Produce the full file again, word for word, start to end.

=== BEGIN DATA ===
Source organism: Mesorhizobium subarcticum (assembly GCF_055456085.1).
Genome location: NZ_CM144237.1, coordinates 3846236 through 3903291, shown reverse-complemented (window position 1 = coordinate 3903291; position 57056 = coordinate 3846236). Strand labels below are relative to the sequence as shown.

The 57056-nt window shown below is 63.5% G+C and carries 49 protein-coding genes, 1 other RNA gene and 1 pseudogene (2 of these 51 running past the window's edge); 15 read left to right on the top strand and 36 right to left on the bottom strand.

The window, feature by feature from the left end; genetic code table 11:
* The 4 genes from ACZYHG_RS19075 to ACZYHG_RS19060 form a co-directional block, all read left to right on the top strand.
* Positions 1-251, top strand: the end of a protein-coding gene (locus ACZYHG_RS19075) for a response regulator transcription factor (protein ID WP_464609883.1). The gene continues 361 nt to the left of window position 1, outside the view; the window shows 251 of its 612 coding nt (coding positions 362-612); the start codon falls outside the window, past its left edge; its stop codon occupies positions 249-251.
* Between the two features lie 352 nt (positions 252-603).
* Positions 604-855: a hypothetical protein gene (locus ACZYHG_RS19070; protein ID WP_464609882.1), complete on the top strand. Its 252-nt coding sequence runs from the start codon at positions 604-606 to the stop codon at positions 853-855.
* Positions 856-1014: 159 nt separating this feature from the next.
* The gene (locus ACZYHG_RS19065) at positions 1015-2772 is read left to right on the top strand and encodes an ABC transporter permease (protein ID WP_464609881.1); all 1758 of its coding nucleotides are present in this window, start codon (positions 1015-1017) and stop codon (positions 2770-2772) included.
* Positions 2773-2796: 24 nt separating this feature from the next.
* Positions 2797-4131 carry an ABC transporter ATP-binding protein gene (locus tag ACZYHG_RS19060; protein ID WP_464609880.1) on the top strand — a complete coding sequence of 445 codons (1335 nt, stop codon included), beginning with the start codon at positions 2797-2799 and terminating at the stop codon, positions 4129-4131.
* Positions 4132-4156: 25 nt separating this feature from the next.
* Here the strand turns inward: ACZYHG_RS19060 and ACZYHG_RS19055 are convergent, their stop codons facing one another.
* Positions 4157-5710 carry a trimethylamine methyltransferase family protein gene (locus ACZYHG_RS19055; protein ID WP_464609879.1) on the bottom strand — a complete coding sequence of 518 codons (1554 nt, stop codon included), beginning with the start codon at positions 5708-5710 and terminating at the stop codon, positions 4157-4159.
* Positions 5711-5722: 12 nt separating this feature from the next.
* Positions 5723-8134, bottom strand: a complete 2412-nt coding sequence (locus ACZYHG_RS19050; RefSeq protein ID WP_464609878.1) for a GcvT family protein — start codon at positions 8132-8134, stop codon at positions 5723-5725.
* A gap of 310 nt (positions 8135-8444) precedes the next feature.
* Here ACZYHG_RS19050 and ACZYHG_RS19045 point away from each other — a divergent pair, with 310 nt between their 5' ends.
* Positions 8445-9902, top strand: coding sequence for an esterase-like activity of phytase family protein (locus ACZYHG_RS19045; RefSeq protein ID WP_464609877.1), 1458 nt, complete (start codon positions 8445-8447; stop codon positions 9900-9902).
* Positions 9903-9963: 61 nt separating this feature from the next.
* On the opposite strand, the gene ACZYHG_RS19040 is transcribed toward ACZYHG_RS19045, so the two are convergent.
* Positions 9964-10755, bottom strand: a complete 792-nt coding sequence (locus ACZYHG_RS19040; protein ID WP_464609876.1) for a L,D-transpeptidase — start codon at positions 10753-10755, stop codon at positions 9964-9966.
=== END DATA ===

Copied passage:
Source organism: Mesorhizobium subarcticum (assembly GCF_055456085.1).
Genome location: NZ_CM144237.1, coordinates 3846236 through 3903291, shown reverse-complemented (window position 1 = coordinate 3903291; position 57056 = coordinate 3846236). Strand labels below are relative to the sequence as shown.

The 57056-nt window shown below is 63.5% G+C and carries 49 protein-coding genes, 1 other RNA gene and 1 pseudogene (2 of these 51 running past the window's edge); 15 read left to right on the top strand and 36 right to left on the bottom strand.

The window, feature by feature from the left end; genetic code table 11:
* The 4 genes from ACZYHG_RS19075 to ACZYHG_RS19060 form a co-directional block, all read left to right on the top strand.
* Positions 1-251, top strand: the end of a protein-coding gene (locus ACZYHG_RS19075) for a response regulator transcription factor (protein ID WP_464609883.1). The gene continues 361 nt to the left of window position 1, outside the view; the window shows 251 of its 612 coding nt (coding positions 362-612); the start codon falls outside the window, past its left edge; its stop codon occupies positions 249-251.
* Between the two features lie 352 nt (positions 252-603).
* Positions 604-855: a hypothetical protein gene (locus ACZYHG_RS19070; protein ID WP_464609882.1), complete on the top strand. Its 252-nt coding sequence runs from the start codon at positions 604-606 to the stop codon at positions 853-855.
* Positions 856-1014: 159 nt separating this feature from the next.
* The gene (locus ACZYHG_RS19065) at positions 1015-2772 is read left to right on the top strand and encodes an ABC transporter permease (protein ID WP_464609881.1); all 1758 of its coding nucleotides are present in this window, start codon (positions 1015-1017) and stop codon (positions 2770-2772) included.
* Positions 2773-2796: 24 nt separating this feature from the next.
* Positions 2797-4131 carry an ABC transporter ATP-binding protein gene (locus tag ACZYHG_RS19060; protein ID WP_464609880.1) on the top strand — a complete coding sequence of 445 codons (1335 nt, stop codon included), beginning with the start codon at positions 2797-2799 and terminating at the stop codon, positions 4129-4131.
* Positions 4132-4156: 25 nt separating this feature from the next.
* Here the strand turns inward: ACZYHG_RS19060 and ACZYHG_RS19055 are convergent, their stop codons facing one another.
* Positions 4157-5710 carry a trimethylamine methyltransferase family protein gene (locus ACZYHG_RS19055; protein ID WP_464609879.1) on the bottom strand — a complete coding sequence of 518 codons (1554 nt, stop codon included), beginning with the start codon at positions 5708-5710 and terminating at the stop codon, positions 4157-4159.
* Positions 5711-5722: 12 nt separating this feature from the next.
* Positions 5723-8134, bottom strand: a complete 2412-nt coding sequence (locus ACZYHG_RS19050; RefSeq protein ID WP_464609878.1) for a GcvT family protein — start codon at positions 8132-8134, stop codon at positions 5723-5725.
* A gap of 310 nt (positions 8135-8444) precedes the next feature.
* Here ACZYHG_RS19050 and ACZYHG_RS19045 point away from each other — a divergent pair, with 310 nt between their 5' ends.
* Positions 8445-9902, top strand: coding sequence for an esterase-like activity of phytase family protein (locus ACZYHG_RS19045; RefSeq protein ID WP_464609877.1), 1458 nt, complete (start codon positions 8445-8447; stop codon positions 9900-9902).
* Positions 9903-9963: 61 nt separating this feature from the next.
* On the opposite strand, the gene ACZYHG_RS19040 is transcribed toward ACZYHG_RS19045, so the two are convergent.
* Positions 9964-10755, bottom strand: a complete 792-nt coding sequence (locus ACZYHG_RS19040; protein ID WP_464609876.1) for a L,D-transpeptidase — start codon at positions 10753-10755, stop codon at positions 9964-9966.